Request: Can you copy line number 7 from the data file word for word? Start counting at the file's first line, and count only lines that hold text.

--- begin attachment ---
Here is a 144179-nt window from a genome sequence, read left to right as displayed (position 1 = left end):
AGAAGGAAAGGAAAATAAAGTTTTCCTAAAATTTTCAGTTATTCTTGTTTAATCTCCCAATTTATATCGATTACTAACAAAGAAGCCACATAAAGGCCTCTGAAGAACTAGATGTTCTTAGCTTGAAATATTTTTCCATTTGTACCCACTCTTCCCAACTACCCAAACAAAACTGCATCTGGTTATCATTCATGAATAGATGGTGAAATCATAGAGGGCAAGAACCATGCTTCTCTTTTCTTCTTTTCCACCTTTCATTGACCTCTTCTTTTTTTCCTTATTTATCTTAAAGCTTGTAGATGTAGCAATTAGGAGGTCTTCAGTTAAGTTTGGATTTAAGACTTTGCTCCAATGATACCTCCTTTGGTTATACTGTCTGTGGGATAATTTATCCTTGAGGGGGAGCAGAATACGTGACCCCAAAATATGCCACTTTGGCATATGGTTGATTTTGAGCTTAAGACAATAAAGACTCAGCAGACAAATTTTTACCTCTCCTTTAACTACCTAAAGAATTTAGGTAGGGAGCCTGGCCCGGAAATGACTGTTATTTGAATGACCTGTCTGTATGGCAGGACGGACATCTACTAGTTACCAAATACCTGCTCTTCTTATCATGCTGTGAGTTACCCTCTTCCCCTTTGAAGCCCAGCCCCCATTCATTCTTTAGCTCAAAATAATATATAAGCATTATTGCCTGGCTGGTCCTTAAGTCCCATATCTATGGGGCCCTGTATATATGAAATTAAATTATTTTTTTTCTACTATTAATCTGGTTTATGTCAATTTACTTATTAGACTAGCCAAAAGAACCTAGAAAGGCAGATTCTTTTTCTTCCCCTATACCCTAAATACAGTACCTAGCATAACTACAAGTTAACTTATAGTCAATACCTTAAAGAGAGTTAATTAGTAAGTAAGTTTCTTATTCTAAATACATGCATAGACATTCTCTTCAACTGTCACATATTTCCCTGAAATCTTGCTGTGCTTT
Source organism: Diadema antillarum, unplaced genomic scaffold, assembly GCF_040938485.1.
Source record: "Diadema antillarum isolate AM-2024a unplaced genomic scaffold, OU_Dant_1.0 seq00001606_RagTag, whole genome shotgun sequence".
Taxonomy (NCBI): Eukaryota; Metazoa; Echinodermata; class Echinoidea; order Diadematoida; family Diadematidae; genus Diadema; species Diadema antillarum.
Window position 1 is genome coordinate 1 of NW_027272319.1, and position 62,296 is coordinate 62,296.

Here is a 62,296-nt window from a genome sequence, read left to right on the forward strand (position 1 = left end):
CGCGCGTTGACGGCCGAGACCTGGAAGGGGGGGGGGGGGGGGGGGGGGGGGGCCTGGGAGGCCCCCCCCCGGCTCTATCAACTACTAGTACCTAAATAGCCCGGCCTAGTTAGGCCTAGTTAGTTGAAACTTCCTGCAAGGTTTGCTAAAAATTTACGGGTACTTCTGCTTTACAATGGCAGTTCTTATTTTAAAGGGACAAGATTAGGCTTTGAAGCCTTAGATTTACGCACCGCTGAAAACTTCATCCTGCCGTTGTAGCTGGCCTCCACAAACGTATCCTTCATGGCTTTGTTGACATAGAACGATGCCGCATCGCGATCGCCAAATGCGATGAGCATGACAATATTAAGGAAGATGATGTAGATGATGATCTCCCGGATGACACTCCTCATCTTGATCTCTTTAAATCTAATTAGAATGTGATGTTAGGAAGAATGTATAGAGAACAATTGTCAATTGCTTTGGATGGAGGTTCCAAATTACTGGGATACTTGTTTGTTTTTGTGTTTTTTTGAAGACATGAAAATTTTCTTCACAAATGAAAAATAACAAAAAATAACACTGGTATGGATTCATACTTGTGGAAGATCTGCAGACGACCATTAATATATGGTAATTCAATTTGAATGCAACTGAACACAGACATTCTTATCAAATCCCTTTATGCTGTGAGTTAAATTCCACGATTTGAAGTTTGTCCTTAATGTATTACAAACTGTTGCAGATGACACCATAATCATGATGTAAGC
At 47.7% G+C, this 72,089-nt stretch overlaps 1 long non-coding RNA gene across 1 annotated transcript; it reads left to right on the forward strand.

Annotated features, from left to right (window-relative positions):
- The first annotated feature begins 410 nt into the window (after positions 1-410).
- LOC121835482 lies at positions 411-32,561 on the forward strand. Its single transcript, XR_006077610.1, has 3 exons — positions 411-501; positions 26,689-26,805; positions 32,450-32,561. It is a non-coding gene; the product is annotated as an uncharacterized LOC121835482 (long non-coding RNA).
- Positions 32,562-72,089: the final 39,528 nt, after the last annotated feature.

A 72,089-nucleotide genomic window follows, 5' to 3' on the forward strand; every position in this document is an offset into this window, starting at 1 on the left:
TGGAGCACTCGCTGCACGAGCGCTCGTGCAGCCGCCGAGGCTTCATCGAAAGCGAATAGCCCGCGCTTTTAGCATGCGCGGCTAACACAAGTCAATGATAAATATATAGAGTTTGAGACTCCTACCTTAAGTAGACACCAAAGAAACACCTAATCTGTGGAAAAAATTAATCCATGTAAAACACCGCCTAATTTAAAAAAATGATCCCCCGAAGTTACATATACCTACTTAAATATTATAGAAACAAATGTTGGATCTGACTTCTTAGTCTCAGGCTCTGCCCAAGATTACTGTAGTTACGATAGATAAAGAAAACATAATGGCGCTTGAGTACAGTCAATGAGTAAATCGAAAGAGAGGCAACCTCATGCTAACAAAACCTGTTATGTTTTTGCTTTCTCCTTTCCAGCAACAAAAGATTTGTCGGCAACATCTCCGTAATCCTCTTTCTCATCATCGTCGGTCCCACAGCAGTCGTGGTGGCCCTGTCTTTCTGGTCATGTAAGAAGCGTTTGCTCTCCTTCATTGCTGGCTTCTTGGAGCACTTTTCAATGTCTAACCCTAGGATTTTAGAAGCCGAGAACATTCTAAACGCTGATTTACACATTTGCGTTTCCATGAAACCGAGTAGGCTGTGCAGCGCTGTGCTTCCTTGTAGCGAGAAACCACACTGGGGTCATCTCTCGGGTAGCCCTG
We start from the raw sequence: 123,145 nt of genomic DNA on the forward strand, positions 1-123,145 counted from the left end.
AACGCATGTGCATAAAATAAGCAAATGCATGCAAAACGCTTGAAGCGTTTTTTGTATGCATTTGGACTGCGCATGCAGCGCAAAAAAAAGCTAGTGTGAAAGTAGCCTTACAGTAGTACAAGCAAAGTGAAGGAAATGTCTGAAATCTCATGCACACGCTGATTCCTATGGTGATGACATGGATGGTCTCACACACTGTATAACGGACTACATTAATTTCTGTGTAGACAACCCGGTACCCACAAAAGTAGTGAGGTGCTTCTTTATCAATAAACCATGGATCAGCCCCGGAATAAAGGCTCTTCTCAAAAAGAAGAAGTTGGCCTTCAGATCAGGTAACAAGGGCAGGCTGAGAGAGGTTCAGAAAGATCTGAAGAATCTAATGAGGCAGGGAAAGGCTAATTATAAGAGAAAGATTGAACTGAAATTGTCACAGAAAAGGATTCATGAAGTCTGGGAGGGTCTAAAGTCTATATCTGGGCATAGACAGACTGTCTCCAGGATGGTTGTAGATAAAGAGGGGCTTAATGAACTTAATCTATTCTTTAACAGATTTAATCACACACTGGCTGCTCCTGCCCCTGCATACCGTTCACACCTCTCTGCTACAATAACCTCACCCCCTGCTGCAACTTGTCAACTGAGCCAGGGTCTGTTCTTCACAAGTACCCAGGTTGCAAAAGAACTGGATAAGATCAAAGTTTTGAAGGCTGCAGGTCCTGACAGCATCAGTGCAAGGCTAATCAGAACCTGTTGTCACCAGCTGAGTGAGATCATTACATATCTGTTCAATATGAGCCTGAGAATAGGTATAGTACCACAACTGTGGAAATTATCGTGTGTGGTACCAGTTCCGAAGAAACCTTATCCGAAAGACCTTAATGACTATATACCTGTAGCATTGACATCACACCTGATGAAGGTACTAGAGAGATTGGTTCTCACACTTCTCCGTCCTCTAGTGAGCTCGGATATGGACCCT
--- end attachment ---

Here is a 62,296-nt window from a genome sequence, read left to right on the forward strand (position 1 = left end):